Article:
Quarterly Financial Report for the quarter ended June 30, 2019

1.0 Introduction

This quarterly financial report should be read in conjunction with the Main Estimates and Supplementary Estimates. It has been prepared by Canadian Grain Commission (CGC) management as required by section 65.1 of the Financial Administration Act and is in the form and manner prescribed by the Treasury Board Accounting Standard 1.3. This quarterly report has not been subject to an external audit or review.

1.1 Authority, Mandate and Program Activities

The CGC was established in 1912 and is the federal government department responsible for administering the provisions of the Canada Grain Act (CGA).

The CGC’s mandate as set out in the act is to, “in the interests of the grain producers, establish and maintain standards of quality for Canadian grain and regulate grain handling in Canada, to ensure a dependable commodity for domestic and export markets”.

The CGC’s vision is “To be a world class, science-based quality assurance provider”. The Minister of Agriculture and Agri-Food is responsible for the CGC.

The CGC’s Core Responsibility is Grain Regulation, or, to regulate grain handing in Canada and to establish and maintain science based standards for Canadian grain. The Commission regulates the handing of 20 grainsFootnote1 grown in Canada to protect producer rights and to ensure the integrity of grain transactions.

The CGC’s Departmental Results are that domestic and international markets regard Canadian grain as dependable and safe, and that farmers are fairly compensated for their grain. The CGC has three programs: Grain Quality, Grain Research and Safeguards for Grain Farmers. Internal Services supports these programs.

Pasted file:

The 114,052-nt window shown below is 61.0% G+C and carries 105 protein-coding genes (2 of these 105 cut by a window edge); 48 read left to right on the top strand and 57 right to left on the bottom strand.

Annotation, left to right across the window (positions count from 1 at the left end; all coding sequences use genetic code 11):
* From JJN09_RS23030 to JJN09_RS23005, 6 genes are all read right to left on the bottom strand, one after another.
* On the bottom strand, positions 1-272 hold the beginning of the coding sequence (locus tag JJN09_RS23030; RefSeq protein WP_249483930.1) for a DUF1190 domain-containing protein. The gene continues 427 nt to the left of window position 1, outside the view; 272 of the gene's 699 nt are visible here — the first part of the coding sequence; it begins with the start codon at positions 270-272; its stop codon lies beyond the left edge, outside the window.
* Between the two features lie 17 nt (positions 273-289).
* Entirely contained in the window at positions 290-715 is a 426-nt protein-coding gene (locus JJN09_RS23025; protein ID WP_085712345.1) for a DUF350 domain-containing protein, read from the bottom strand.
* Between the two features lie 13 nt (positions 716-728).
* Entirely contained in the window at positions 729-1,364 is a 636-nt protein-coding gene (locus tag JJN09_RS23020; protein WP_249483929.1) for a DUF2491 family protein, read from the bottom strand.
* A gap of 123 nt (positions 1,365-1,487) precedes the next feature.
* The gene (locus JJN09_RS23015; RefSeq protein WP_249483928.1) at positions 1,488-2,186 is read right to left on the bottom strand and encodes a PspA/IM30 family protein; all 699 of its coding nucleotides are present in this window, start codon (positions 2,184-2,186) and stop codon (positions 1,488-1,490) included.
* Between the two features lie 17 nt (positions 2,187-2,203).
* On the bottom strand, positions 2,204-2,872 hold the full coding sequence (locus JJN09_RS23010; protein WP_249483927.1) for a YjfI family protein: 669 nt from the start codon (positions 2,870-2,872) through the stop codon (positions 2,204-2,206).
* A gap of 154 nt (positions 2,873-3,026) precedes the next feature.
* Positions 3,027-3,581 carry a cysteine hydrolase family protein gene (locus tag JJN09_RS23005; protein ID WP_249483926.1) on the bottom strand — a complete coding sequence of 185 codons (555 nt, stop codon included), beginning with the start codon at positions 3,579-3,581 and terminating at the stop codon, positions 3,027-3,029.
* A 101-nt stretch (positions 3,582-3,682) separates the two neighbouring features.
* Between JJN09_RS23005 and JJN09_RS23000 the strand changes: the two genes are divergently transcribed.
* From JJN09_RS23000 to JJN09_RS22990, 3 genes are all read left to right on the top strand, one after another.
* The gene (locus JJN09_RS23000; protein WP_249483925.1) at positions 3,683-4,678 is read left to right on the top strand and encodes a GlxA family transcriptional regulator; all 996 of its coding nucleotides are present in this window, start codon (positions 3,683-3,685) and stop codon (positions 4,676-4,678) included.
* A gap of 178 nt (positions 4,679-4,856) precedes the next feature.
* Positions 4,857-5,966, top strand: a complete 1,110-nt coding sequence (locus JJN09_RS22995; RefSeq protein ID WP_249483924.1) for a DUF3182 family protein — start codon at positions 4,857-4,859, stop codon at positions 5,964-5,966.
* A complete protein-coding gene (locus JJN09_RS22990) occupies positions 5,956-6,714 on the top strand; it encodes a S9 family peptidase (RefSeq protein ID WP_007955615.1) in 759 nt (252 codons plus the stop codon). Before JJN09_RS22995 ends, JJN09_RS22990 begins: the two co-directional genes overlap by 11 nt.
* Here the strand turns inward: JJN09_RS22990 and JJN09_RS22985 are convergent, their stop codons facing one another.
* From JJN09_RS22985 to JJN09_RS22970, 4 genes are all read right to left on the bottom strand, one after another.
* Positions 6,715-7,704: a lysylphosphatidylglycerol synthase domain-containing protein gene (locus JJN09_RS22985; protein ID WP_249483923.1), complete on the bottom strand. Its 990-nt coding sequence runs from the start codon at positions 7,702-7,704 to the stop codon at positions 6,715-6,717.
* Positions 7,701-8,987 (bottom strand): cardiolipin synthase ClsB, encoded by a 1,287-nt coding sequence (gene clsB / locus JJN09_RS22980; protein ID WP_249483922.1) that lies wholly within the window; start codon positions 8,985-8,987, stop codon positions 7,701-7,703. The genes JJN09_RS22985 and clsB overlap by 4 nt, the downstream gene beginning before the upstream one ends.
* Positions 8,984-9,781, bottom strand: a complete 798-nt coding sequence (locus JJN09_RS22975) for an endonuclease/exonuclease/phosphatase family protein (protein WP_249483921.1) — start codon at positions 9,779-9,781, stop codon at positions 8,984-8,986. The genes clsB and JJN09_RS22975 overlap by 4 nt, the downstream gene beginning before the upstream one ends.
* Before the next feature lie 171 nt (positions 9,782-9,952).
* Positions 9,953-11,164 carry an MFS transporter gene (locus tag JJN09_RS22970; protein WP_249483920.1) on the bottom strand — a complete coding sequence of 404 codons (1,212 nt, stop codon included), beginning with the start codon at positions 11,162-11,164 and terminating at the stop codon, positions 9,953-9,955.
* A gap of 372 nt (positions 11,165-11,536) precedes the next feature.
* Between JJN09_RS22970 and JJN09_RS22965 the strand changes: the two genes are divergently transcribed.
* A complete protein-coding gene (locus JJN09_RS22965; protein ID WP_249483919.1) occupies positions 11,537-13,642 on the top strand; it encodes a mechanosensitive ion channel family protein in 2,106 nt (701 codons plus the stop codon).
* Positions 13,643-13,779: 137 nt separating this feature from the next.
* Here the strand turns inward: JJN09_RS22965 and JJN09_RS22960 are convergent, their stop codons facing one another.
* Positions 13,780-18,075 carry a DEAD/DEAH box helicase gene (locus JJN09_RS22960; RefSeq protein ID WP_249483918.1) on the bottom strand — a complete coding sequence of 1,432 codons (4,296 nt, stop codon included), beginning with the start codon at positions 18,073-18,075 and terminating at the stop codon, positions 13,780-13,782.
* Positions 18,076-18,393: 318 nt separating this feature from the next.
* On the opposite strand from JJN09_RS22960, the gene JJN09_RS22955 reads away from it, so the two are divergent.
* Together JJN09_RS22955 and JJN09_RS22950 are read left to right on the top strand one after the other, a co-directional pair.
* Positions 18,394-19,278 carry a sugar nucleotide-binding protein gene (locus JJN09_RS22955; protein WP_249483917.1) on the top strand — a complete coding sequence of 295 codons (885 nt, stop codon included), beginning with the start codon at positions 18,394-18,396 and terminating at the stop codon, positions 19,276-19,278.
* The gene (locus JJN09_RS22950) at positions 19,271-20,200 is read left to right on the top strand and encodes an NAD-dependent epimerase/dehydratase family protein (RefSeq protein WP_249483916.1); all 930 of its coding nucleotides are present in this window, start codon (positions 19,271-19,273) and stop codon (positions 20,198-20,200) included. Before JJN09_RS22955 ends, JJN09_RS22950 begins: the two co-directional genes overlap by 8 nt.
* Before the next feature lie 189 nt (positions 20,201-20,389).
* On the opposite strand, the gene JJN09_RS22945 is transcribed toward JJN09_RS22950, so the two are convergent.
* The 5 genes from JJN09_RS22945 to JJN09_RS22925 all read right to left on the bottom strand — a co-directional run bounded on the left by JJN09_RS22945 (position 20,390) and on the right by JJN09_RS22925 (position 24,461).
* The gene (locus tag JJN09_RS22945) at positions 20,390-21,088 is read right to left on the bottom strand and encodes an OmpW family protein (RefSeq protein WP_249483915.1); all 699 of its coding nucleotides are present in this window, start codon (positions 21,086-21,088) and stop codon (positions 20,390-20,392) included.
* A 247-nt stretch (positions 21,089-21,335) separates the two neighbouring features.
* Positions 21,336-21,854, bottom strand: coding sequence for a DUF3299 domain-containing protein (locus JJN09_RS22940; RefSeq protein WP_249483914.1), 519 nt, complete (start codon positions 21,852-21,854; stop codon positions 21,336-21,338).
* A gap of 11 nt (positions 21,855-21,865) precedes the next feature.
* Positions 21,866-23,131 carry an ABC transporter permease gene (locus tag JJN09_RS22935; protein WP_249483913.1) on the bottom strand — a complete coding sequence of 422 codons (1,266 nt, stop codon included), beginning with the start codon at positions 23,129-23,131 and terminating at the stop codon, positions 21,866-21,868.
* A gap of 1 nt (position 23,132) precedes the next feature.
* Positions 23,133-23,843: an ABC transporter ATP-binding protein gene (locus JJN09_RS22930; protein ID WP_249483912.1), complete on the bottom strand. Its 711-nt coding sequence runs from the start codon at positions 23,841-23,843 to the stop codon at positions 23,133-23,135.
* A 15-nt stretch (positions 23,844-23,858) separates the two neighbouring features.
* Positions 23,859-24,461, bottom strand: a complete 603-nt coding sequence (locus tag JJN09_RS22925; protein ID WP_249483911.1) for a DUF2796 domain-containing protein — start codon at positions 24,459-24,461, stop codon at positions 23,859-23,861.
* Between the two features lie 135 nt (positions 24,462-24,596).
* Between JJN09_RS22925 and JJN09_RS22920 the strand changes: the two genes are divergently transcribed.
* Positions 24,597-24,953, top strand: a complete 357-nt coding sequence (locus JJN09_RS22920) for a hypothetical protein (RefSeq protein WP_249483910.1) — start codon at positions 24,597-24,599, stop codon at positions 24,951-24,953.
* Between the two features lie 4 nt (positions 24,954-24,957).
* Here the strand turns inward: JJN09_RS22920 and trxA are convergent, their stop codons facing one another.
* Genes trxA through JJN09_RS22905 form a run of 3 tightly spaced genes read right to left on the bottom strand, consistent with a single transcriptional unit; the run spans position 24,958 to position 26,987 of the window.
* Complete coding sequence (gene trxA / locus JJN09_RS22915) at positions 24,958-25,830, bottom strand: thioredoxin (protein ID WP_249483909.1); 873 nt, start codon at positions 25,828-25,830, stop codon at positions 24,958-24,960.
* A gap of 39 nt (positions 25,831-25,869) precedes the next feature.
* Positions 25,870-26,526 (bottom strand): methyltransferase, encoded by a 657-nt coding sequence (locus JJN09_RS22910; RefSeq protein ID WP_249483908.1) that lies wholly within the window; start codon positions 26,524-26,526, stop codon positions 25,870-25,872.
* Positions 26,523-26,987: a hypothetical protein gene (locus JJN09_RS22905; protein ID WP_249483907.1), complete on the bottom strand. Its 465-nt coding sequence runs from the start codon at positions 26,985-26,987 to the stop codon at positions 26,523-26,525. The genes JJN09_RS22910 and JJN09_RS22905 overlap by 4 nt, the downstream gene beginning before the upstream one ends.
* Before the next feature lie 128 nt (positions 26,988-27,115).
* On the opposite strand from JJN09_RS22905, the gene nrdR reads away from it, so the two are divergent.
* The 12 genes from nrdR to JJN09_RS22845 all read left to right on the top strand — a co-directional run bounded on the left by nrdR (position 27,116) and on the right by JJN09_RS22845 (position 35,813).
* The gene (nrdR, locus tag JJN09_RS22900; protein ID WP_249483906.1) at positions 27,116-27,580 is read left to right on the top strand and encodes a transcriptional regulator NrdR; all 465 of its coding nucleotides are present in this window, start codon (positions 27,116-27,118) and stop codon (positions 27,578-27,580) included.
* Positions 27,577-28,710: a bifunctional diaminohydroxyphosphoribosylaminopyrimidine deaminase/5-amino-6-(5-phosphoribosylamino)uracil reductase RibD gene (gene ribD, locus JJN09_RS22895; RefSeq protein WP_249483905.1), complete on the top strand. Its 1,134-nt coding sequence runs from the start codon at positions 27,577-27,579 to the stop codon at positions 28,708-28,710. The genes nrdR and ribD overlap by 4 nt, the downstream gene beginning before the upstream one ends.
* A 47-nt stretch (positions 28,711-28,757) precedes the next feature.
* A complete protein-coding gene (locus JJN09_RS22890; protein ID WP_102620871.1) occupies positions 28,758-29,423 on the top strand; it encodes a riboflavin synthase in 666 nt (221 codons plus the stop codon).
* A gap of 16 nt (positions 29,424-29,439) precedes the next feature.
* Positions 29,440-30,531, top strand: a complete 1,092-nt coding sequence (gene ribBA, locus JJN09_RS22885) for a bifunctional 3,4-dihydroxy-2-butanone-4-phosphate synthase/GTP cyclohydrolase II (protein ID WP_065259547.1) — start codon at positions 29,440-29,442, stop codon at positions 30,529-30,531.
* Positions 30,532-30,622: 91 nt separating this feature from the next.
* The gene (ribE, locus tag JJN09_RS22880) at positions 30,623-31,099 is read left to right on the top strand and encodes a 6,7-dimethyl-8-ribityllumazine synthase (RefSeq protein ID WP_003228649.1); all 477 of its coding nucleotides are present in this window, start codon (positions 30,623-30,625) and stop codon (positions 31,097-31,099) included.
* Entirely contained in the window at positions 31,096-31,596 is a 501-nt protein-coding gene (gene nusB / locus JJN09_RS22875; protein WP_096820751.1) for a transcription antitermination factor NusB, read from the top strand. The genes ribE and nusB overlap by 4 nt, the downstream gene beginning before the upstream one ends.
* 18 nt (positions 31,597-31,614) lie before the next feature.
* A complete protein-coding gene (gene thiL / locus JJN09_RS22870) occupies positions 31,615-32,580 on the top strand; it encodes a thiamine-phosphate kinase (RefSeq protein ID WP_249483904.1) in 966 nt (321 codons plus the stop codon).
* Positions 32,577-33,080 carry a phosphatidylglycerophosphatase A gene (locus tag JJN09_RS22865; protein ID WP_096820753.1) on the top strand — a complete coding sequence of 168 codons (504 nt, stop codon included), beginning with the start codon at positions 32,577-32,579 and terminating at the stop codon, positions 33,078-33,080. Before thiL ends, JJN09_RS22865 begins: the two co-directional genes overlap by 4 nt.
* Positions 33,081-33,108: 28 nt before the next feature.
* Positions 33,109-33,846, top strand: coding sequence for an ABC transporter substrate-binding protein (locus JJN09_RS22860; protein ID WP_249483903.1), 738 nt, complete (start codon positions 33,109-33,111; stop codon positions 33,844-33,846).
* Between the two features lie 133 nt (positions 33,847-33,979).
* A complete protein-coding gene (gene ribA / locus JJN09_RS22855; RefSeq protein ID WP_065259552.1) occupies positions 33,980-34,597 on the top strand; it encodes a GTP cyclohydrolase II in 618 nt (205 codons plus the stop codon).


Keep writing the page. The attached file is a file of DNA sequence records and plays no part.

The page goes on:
Further details on the CGC’s authority, mandate, and programs may be found in the Departmental Plan, the Departmental Results Report, and the Main Estimates.

1.2 Basis of Presentation

This quarterly report has been prepared by management using an expenditure basis of accounting (modified cash) and a special purpose financial reporting framework designed to meet financial information needs with respect to the use of spending authorities. The accompanying Statement of Budgetary Authorities compares the department’s spending authorities granted by Parliament to those used by the department. Information in the Statement of Authorities is consistent with that in the Main Estimates and Supplementary Estimates.

The authority of Parliament is required before moneys can be spent by the Government. Approvals are given in the form of annually approved limits through Appropriations Acts or through legislation in the form of statutory spending for specific purposes.

As part of the Parliamentary business of supply, the Main Estimates must be tabled in Parliament on or before March 1 preceding the new fiscal year.

The CGC uses the full accrual method of accounting to prepare and present its annual departmental financial statements included in the Departmental Results Report. However, the spending authorities voted by Parliament are on an expenditure basis (modified cash) of accounting.

1.3 Canadian Grain Commission Financial Structure